Aug 20, 2018, New York Daily News: EXCLUSIVE: City preschools shut out hundreds of kids with severe disabilities http://www.nydailynews.com/new-york/education/ny-metro-city-preschools-shut-out-hundreds-of-kids-with-disabilities-20180817-story.html Paola Estevez knows when her daughter Jacelyn is suffering, even though the brown-eyed 3-year-old is limited by severe autism and knows only a few words. So it didn't take long for the Bronx mom to realize that the little girl was in pain from her commute to the special education preschool classes she started last September, a round trip that totaled nearly five hours each day. Jacelyn would come home with a soiled diaper and tears in her eyes, often on the verge of hysteria from sitting in place for so long…. But she was also benefiting from the classes at Highbridge Family Services, getting much-needed speech therapy and a valuable opportunity to be with other kids. And even though it meant a punishing commute from their apartment in Soundview, the seat was the only one that Estevez could find. So Estevez kept Jacelyn there until the painful bus ride became too much…. Jacelyn stayed home the rest of the school year because Estevez was unable to find a vacant seat at another school, even after she called more than 20 operators…. "After I took Jacelyn out of Highbridge, her behavior was bad," Estevez said. "Her skills were going away. It wasn't the same after she stopped getting services." Jacelyn is just one of hundreds of city preschool kids with disabilities who are shut out of the special education classes promised by state law, simply because there aren't enough seats to accommodate them. Figures published by the state Education Department on Aug. 3 indicate that the city is short by 744 seats for kids aged 3 to 5. The funding for the classes is there — but the classes themselves aren't. So hundreds of the city's toddlers with the toughest disabilities, including severe autism, developmental delays, blindness and difficulty hearing, are left out each year. Advocates say it's a critical problem. "Every day that preschoolers with disabilities sit on waitlists, is a missed opportunity," said Randi Levine, policy director for Advocates for Children of New York. "When children don't get the services they need, they fall behind."…. City Education Department spokesman Will Mantell said the city currently enrolls about 13,000 students in special education preschool classes, but it has struggled to identify schools that are capable of providing certain services in all areas where kids need seats….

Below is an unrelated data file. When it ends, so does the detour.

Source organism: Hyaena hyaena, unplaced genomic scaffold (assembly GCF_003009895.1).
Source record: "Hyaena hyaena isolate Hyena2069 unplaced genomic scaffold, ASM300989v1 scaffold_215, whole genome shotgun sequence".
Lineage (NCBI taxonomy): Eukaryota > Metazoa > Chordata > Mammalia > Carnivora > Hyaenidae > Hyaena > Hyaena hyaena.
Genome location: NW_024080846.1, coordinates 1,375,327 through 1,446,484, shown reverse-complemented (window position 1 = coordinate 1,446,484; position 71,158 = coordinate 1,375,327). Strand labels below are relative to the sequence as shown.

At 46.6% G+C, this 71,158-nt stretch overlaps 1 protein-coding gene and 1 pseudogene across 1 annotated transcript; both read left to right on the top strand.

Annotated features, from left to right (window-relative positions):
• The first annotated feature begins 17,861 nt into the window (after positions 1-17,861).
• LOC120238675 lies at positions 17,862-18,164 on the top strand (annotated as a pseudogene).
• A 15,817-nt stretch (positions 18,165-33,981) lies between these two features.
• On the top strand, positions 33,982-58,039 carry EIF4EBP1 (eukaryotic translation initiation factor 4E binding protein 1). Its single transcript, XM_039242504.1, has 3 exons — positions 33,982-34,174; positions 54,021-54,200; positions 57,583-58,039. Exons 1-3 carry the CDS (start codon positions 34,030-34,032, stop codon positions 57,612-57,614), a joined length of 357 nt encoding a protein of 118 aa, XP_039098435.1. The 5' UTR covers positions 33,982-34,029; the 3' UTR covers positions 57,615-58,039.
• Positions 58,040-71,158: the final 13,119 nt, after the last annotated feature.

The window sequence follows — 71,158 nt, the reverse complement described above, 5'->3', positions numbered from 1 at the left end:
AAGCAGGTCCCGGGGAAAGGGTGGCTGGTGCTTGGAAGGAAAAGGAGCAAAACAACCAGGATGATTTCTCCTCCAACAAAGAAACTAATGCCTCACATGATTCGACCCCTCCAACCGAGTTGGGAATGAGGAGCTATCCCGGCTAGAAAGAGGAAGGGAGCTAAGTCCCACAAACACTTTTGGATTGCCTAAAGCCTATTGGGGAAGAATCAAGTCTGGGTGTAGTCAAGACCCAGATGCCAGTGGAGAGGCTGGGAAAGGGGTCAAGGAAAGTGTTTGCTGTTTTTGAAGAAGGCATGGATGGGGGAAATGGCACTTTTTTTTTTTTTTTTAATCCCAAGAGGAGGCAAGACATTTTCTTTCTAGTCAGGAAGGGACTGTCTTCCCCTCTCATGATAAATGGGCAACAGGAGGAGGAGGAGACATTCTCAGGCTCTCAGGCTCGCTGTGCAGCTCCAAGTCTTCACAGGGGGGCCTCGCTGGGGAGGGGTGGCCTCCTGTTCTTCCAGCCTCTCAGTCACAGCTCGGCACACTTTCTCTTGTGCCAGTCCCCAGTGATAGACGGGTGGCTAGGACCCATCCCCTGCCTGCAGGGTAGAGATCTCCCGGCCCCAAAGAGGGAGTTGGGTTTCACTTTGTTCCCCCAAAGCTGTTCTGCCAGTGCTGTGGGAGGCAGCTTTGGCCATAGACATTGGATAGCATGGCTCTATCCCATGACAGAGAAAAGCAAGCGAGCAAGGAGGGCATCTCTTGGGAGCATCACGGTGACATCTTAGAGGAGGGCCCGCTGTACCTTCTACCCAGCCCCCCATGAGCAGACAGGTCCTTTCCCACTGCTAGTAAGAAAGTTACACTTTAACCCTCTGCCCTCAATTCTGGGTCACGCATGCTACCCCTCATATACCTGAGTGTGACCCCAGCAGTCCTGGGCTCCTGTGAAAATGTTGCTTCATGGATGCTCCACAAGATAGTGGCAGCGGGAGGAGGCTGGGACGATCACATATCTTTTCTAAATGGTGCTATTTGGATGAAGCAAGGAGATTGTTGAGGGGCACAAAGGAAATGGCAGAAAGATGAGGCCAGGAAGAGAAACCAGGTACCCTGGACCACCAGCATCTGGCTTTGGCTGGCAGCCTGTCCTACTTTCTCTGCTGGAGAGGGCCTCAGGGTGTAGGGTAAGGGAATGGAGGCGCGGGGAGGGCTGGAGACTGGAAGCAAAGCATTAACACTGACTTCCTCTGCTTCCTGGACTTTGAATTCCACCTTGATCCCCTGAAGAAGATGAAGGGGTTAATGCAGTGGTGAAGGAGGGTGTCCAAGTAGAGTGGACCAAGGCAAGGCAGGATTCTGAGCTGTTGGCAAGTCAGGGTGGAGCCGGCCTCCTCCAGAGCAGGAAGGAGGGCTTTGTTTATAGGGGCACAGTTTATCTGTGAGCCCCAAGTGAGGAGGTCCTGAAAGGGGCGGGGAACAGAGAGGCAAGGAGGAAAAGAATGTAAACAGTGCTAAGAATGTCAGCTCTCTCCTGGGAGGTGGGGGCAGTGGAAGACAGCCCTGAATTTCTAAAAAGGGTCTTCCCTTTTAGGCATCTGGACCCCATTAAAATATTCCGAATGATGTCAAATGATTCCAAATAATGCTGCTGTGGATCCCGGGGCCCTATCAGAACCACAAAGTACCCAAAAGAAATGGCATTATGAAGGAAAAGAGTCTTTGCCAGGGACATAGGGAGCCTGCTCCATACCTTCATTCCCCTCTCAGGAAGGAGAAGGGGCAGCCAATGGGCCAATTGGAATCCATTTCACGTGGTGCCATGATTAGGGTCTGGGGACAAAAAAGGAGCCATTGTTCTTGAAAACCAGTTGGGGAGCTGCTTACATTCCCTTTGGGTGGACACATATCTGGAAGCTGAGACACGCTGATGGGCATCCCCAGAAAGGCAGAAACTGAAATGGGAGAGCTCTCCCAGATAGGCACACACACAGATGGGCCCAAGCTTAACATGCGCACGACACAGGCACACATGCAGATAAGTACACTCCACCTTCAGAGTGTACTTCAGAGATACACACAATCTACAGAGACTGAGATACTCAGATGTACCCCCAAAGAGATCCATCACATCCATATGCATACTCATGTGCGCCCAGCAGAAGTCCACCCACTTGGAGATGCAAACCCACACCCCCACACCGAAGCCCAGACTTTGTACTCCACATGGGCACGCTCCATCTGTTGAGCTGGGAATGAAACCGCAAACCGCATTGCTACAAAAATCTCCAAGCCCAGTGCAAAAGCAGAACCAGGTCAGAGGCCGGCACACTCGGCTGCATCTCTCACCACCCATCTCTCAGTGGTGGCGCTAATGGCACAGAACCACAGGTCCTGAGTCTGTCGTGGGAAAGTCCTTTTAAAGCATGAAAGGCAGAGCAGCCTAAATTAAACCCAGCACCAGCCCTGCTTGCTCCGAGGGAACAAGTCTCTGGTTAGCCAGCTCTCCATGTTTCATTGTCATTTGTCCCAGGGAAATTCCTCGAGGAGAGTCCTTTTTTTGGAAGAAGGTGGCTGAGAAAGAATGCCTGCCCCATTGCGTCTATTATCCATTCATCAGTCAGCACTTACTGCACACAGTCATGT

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Children today are noticeably different from previous generations, and the proof is in the news coverage we see every day. This site shows you what’s happening in schools around the world. Children are increasingly disabled and chronically ill, and the education system has to accommodate them. Things we've long associated with autism, like sensory issues, repetitive behaviors, anxiety and lack of social skills, are now problems affecting mainstream students. Blame is predictably placed on bad parenting (otherwise known as trauma from home).
Addressing mental health needs is as important as academics for modern educators. This is an unrecognized disaster. The stories here are about children who can’t learn or behave like children have always been expected to. What childhood has become is a chilling portent for the future of mankind.
Anne Dachel, Media editor, Age of Autism
(John Dachel, Tech. assist.)
What will happen in another 4 years? How can we go on like this? This is a national (and international) problem of monumental proportions. We have an entire new class of children who cannot be accommodated by the system: many are manifestly neurologically impaired. Meanwhile, the government and the medical profession sleep on regardless.
UK media editor, Age of Autism
The generation of American children born after 1990 are arguably the sickest generation in the history of our country.
Robert F. Kennedy, Jr.
It seemed to me that with rising autism prevalence, you’d also see rising autism costs to society, and it turns out, the costs are catastrophic.
They calculated that in 2015 autism cost the United States $268 billion and they projected that if autism continues at its current rate, we’re looking at one trillion dollars a year in autism costs by 2025, so within five years.
Toby Rogers, PhD, Political economist
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